The bride says: The watchmen took away my veil from me. What's the spiritual meaning of this?
Song of Solomon 5:7
ESV - 7 The watchmen found me as they went about in the city; they beat me, they bruised me, they took away my veil, those watchmen of the walls.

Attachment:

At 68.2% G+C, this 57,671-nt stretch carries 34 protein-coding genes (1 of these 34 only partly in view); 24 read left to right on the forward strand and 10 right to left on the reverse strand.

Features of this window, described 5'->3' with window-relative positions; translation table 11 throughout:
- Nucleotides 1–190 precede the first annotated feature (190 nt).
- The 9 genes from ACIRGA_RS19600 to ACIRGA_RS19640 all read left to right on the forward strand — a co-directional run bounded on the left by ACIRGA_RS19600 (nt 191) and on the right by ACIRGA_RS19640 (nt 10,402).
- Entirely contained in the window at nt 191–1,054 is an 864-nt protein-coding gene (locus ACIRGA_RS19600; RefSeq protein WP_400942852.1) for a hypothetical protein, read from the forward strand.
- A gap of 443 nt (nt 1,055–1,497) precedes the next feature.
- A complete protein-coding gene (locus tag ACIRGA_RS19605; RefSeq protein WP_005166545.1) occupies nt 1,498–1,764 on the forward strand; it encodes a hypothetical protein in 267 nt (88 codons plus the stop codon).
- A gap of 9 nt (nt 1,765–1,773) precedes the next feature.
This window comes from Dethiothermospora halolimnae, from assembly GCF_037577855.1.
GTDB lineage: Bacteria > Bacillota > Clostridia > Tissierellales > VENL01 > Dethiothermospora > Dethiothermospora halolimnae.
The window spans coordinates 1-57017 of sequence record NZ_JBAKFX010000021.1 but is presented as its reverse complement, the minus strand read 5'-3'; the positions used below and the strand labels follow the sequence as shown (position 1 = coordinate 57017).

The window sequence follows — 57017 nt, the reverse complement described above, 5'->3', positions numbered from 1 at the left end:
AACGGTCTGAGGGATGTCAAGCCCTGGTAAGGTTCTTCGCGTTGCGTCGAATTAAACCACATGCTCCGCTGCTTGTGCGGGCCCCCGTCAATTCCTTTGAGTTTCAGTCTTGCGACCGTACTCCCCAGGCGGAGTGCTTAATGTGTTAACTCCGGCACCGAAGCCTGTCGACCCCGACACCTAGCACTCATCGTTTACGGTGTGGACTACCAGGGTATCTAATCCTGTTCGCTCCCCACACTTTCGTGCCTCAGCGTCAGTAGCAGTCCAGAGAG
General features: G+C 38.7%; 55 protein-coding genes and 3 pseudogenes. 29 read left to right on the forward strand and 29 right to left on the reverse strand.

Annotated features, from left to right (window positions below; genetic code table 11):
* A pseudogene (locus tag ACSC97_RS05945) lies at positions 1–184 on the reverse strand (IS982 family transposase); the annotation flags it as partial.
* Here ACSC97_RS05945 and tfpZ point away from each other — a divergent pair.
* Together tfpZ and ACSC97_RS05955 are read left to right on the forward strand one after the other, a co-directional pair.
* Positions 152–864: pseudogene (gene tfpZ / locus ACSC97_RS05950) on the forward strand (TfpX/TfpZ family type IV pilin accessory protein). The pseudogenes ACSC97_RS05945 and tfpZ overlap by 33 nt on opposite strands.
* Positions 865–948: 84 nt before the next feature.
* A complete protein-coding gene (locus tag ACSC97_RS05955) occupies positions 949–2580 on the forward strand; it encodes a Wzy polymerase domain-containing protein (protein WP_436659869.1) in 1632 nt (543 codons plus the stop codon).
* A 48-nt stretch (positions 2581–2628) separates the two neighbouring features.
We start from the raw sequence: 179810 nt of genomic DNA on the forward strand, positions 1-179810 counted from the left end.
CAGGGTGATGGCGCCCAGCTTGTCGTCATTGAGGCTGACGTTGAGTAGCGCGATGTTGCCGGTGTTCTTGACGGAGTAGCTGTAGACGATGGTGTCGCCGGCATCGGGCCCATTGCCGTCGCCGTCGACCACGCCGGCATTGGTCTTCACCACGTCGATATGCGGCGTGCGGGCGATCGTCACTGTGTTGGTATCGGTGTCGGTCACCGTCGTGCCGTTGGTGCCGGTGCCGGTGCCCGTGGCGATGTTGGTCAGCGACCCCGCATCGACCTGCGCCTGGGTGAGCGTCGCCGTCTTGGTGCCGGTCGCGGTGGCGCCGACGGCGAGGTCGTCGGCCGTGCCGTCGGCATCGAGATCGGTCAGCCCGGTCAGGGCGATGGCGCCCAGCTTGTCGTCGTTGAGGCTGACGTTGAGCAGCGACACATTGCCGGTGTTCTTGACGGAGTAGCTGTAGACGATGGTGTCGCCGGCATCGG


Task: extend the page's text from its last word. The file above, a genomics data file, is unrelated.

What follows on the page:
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The veil was--as it still is in the Middle East and even in our American wedding ceremonies--a symbol of this woman's modesty, chastity and virtue. For the watchmen to take it away from her was an unthinkable disgrace, and an indication that they doubted that her motives for being out in the middle of the night were above reproach. As you suggest in your question, there is great spiritual significance connected to the veil, many-layered and many-faceted. Here is what Matthew Henry's Commentary says about this passage: "Churches and believers, by carelessness and security, provoke Christ to withdraw. We ought to notice our spiritual slumbers and distempers. Christ knocks to awaken us, knocks by his word and Spirit, knocks by afflictions and by our consciences; thus, Rev 3:20. When we are unmindful of Christ, still he thinks of us. Christ's love to us should engage ours to him, even in the most self-denying instances; and we only can be gainers by it. Careless souls put slights on Jesus Christ. Another could not be sent to open the door. Christ calls to us, but we have no mind, or pretend we have no strength, or we have no time, and think we may be excused. Making excuses is making light of Christ. Those put contempt upon Christ, who cannot find in their hearts to bear a cold blast, or to leave a warm bed for him. See the powerful influences of Divine grace. He put in his hand to unbolt the door, as one weary of waiting. This betokens a work of the Spirit upon the soul. The believer's rising above self-indulgence, seeking by prayer for the consolations of Christ, and to remove every hinderance to communion with him; these actings of the soul are represented by the hands dropping sweet-smelling myrrh upon the handles of the locks. But the Beloved was gone! By absenting himself, Christ will teach his people to value his gracious visits more highly. Observe, the soul still calls Christ her Beloved. Every desertion is not despair. Lord, I believe, though I must say, Lord, help my unbelief. His words melted me, yet, wretch that I was, I made excuses. The smothering and stifling of convictions will be very bitter to think of, when God opens our eyes. The soul went in pursuit of him; not only prayed, but used means, sought him in the ways wherein he used to be found. The watchmen wounded me. Some refer it to those who misapply the word to awakened consciences." Here are the main points as I see them: 1) The woman missed her opportunity to respond to her lover's bidding, then tried to cover herself quickly and somewhat incompletely (hence the veil) in order to be presentable to go out in public. As believers, we at times try to cover our disobedience or lack of depth with inadequate coverings or by putting up some kind of religious or fake front. 2) The watchmen could see that she was hastily dressed. This and the fact that she was out in the middle of the night instead of where she was supposed to be raised questions about her integrity. She may have been searching for her lover at this point, but it was after the fact. This applies to us in that we need to respond to God when He calls and on His terms, not after the fact, not out of guilt, and not on our own terms. It will be easy for others to see our duplicity, and we will not be well-received by others.
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